What Exactly Is “void 0” – And What’s It For?
Right. According to Tech-Faq, this is a fairly unique error, primarily because it can be encountered by users of pretty much any operating system.
There are quite a few issues which might cause this troublesome little error prompt to pop up:
- Conflicts with ad blockers/popup blockers
- An Outdated Web Browser
- Use of a proxy server
As I’m certain you’ve noticed, the error is caused by the user in all but the second case, where it’s usually caused by “web page authors who don’t check their script for compatibility.” In that circumstance, the user has no choice but to use the browser that the script was written for.
If you’re a developer or sysadmin, this is a reminder to test your scripts in as many browsers as possible.
And now for something completely different…with a very similar name.
The “void” Operator and “void 0”
“void” is an operator that can be applied to any argument in a script. The syntax goes a little something like this:
When “void(0)” is applied to an expression or argument, the value returned is always “undefined”, regardless of the other values present. That may seem somewhat useless at first glance; and more than a little obtuse. After all, why not simply use “undefined” itself?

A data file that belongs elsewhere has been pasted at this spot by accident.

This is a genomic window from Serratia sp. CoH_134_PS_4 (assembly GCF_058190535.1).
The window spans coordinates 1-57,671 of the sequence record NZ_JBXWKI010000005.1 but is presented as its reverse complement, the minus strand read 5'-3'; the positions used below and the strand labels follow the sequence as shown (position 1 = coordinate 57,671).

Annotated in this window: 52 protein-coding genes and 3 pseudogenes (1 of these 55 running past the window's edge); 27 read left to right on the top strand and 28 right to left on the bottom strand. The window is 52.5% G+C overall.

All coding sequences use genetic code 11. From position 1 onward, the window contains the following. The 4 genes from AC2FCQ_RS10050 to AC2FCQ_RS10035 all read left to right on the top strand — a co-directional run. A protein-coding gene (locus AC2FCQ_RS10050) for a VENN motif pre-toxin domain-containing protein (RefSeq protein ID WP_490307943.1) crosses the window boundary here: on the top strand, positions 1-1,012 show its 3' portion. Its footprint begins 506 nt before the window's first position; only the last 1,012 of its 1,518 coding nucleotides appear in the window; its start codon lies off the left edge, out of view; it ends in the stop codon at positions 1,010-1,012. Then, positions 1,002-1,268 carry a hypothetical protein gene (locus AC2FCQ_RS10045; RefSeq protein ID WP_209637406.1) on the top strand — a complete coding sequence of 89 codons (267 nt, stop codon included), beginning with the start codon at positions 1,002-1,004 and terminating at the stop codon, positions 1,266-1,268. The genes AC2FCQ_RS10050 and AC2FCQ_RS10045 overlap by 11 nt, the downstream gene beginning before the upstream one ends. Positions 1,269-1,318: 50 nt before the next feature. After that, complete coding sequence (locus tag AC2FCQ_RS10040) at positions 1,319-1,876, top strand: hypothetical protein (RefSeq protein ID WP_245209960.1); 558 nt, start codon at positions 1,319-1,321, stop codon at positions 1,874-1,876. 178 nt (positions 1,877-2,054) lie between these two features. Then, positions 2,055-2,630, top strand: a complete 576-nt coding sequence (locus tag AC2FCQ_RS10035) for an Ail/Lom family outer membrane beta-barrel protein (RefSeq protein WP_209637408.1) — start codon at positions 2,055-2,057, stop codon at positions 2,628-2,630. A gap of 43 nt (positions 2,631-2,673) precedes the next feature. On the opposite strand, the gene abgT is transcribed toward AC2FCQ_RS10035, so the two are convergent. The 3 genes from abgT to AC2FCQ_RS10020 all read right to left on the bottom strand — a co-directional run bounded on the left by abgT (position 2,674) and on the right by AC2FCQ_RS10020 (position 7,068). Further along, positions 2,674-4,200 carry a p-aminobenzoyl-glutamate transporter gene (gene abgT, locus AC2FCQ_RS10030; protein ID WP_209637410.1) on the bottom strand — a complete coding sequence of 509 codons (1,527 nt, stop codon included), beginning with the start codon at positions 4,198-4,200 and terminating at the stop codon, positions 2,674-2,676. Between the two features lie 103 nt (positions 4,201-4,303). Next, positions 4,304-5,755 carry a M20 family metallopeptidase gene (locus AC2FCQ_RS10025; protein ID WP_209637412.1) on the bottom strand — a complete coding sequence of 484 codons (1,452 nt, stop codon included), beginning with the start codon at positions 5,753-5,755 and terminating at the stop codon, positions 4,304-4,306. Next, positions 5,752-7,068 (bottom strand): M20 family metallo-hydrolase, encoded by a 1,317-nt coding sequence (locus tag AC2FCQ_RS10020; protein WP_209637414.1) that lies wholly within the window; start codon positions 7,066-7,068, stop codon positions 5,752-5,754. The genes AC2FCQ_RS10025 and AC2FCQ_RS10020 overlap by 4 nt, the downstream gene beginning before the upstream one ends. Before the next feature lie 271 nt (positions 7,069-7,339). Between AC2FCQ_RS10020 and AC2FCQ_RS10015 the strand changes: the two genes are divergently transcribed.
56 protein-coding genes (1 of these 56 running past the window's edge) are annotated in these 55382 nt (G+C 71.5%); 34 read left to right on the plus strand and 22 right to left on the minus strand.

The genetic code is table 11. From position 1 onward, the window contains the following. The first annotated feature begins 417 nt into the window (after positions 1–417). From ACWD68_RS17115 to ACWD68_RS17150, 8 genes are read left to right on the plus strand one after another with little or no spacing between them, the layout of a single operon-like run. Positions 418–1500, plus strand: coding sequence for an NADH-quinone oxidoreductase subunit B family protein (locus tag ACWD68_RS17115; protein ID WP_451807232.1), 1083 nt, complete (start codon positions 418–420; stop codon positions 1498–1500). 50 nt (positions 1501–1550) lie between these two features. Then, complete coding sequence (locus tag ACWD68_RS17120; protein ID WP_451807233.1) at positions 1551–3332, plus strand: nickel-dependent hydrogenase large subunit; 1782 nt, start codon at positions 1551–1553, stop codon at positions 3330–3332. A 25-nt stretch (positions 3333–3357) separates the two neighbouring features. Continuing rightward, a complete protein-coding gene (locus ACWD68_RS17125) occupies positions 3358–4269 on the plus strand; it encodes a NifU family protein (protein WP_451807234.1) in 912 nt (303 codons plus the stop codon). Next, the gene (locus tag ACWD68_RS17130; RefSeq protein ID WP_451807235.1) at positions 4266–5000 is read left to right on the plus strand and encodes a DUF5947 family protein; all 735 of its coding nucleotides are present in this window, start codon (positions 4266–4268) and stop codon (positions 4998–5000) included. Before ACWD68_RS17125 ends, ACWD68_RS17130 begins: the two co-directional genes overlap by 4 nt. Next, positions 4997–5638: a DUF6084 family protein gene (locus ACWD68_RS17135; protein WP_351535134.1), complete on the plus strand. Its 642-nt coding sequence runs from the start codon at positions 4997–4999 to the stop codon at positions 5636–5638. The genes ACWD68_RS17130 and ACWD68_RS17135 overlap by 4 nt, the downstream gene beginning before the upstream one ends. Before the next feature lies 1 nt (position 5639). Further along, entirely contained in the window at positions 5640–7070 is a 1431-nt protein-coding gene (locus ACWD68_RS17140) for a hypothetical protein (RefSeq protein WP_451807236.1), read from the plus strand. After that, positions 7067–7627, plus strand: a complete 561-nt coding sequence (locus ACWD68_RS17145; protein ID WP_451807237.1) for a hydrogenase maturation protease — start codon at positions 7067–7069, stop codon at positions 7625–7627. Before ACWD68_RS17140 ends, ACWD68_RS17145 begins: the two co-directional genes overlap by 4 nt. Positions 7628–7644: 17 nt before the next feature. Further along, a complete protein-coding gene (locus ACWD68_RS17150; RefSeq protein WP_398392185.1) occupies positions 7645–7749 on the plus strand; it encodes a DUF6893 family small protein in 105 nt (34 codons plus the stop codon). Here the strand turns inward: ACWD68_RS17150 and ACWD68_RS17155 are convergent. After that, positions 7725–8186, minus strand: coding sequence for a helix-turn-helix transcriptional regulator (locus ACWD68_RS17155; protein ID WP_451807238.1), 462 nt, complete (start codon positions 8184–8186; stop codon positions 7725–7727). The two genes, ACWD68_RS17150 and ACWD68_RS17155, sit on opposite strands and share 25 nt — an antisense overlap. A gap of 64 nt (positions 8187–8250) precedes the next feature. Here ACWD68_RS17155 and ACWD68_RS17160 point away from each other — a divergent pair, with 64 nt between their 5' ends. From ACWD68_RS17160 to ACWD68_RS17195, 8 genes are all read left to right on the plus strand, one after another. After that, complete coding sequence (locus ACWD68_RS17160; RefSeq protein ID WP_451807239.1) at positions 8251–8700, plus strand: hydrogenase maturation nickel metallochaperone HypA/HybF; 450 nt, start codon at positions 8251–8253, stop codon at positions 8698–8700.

For that matter, why do you need any of this stuff at all?
A couple reasons. Let’s start by explaining why the “undefined” value is important in the first place. Believe it or not, there’s actually a ton of different reasons one might use it.
Why Use “void”?
What’s The Difference Between “void (0)” and “undefined”?
On the other hand, “void” always returns the value of “undefined”. As far as the difference between “void (0)” and…well “void” with any other characters; that’s kind of irrelevant. “void “dingleberries”” would work just as well as “void (0)” or “void 0”.
Image credit: Andreas